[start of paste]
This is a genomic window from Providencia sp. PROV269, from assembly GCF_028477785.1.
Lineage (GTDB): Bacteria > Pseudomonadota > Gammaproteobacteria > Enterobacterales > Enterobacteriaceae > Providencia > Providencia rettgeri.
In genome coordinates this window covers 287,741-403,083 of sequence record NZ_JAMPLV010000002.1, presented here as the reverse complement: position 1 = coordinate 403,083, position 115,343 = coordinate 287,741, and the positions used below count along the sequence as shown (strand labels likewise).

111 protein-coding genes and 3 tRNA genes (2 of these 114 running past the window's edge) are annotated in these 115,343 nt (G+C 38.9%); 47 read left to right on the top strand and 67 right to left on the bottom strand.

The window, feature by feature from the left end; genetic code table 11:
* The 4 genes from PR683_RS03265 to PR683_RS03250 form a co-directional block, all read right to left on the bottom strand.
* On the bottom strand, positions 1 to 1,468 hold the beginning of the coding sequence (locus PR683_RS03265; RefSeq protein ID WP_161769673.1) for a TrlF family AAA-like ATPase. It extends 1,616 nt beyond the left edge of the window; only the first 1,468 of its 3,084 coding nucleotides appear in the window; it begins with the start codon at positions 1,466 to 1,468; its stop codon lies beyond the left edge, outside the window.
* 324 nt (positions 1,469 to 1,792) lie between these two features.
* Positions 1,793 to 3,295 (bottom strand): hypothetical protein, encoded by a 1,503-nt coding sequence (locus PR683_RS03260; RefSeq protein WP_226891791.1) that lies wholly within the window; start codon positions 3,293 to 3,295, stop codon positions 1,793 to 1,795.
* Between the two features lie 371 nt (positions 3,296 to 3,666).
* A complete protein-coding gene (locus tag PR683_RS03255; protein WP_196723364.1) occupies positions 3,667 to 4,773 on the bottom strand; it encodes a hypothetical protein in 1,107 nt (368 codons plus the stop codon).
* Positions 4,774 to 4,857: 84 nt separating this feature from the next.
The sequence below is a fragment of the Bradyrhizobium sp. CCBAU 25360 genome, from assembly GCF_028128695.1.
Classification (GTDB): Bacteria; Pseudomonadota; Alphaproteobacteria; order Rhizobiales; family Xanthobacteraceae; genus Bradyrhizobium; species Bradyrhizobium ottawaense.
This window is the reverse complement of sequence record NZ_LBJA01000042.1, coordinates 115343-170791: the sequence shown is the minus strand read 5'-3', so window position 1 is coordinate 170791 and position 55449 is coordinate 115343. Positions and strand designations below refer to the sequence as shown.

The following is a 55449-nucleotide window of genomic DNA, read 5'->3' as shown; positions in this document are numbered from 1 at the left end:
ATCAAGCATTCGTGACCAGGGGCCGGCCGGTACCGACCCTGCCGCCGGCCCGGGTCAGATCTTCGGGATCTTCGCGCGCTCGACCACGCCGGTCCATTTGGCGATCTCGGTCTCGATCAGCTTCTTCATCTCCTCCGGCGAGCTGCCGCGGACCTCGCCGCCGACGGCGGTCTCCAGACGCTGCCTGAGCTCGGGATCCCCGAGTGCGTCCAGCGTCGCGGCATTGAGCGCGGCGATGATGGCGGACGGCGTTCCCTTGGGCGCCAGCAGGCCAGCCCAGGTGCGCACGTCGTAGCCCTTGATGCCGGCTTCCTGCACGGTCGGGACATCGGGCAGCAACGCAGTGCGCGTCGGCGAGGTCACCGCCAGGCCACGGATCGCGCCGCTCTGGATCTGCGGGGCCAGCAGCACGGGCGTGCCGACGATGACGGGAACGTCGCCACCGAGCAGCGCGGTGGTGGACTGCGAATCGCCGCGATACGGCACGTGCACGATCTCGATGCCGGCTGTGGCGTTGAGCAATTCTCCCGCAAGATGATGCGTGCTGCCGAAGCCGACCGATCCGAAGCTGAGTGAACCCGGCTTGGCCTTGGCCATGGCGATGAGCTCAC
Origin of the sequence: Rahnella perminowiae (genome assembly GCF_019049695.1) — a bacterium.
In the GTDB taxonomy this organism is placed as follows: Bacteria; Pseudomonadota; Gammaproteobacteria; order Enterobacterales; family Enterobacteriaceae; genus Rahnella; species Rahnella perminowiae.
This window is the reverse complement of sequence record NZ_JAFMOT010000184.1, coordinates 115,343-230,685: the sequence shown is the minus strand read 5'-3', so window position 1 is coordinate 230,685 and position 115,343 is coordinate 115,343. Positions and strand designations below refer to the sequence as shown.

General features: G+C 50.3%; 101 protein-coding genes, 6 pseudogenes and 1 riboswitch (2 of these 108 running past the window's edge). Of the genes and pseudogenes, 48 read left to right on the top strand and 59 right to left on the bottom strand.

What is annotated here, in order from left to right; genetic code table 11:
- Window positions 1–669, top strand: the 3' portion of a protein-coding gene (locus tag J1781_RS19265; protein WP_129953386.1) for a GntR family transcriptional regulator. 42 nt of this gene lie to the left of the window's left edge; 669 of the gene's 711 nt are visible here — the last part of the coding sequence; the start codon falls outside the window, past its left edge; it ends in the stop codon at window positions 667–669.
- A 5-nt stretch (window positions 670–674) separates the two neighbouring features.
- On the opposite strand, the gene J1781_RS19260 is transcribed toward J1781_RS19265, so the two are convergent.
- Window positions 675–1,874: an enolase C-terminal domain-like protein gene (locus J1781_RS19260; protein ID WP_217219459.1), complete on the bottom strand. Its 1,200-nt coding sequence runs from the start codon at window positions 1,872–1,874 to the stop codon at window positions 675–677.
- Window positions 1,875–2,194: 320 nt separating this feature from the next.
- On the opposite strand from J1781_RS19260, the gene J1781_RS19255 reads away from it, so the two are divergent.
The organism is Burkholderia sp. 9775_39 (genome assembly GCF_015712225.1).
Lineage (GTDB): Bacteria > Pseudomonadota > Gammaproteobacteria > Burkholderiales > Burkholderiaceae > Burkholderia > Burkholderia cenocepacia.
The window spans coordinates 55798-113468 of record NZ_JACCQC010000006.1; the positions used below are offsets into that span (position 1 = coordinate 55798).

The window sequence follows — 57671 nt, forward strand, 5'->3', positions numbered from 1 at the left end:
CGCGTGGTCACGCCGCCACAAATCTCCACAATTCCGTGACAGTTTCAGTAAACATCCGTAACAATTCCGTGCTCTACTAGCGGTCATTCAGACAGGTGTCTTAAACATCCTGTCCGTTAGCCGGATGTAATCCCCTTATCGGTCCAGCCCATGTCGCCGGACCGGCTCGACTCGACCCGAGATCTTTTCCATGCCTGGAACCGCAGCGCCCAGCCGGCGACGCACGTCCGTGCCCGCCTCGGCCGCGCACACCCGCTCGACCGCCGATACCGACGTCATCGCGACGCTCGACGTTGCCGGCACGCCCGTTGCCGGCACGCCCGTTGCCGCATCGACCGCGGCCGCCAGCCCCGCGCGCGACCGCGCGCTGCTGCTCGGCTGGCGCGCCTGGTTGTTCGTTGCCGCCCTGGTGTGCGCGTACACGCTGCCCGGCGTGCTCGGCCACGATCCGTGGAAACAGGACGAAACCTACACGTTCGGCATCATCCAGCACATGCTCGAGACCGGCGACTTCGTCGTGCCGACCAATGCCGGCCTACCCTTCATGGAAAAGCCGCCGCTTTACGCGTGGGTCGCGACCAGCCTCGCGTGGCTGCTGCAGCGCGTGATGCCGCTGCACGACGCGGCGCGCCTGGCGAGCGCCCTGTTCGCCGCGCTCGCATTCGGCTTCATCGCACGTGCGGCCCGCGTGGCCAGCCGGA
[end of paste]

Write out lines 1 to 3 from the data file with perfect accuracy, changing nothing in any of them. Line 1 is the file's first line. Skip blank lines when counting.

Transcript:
This is a genomic window from Providencia sp. PROV269, from assembly GCF_028477785.1.
Lineage (GTDB): Bacteria > Pseudomonadota > Gammaproteobacteria > Enterobacterales > Enterobacteriaceae > Providencia > Providencia rettgeri.
In genome coordinates this window covers 287,741-403,083 of sequence record NZ_JAMPLV010000002.1, presented here as the reverse complement: position 1 = coordinate 403,083, position 115,343 = coordinate 287,741, and the positions used below count along the sequence as shown (strand labels likewise).